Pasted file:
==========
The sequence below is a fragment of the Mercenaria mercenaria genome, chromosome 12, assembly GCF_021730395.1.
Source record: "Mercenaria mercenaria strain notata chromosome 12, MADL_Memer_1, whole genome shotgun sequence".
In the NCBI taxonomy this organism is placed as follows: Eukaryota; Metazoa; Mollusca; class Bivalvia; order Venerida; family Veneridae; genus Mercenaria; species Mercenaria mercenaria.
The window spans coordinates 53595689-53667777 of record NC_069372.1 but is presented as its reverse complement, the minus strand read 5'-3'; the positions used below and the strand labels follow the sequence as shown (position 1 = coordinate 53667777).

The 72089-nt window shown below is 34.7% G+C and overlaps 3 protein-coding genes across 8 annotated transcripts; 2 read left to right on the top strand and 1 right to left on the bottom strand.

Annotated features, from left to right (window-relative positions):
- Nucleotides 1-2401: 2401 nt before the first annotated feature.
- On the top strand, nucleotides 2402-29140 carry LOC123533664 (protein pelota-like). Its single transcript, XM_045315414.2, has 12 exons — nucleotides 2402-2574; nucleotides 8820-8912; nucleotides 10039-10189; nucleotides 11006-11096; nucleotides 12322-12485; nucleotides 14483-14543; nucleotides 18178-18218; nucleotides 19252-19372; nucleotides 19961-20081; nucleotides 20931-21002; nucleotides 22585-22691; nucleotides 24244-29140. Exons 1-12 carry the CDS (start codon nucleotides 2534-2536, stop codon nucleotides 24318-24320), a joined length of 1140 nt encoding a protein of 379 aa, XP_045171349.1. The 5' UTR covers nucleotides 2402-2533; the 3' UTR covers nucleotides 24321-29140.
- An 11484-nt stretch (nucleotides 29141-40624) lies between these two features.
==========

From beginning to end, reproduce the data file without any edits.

The sequence below is a fragment of the Mercenaria mercenaria genome, chromosome 12, assembly GCF_021730395.1.
Source record: "Mercenaria mercenaria strain notata chromosome 12, MADL_Memer_1, whole genome shotgun sequence".
In the NCBI taxonomy this organism is placed as follows: Eukaryota; Metazoa; Mollusca; class Bivalvia; order Venerida; family Veneridae; genus Mercenaria; species Mercenaria mercenaria.
The window spans coordinates 53595689-53667777 of record NC_069372.1 but is presented as its reverse complement, the minus strand read 5'-3'; the positions used below and the strand labels follow the sequence as shown (position 1 = coordinate 53667777).

The 72089-nt window shown below is 34.7% G+C and overlaps 3 protein-coding genes across 8 annotated transcripts; 2 read left to right on the top strand and 1 right to left on the bottom strand.

Annotated features, from left to right (window-relative positions):
- Nucleotides 1-2401: 2401 nt before the first annotated feature.
- On the top strand, nucleotides 2402-29140 carry LOC123533664 (protein pelota-like). Its single transcript, XM_045315414.2, has 12 exons — nucleotides 2402-2574; nucleotides 8820-8912; nucleotides 10039-10189; nucleotides 11006-11096; nucleotides 12322-12485; nucleotides 14483-14543; nucleotides 18178-18218; nucleotides 19252-19372; nucleotides 19961-20081; nucleotides 20931-21002; nucleotides 22585-22691; nucleotides 24244-29140. Exons 1-12 carry the CDS (start codon nucleotides 2534-2536, stop codon nucleotides 24318-24320), a joined length of 1140 nt encoding a protein of 379 aa, XP_045171349.1. The 5' UTR covers nucleotides 2402-2533; the 3' UTR covers nucleotides 24321-29140.
- An 11484-nt stretch (nucleotides 29141-40624) lies between these two features.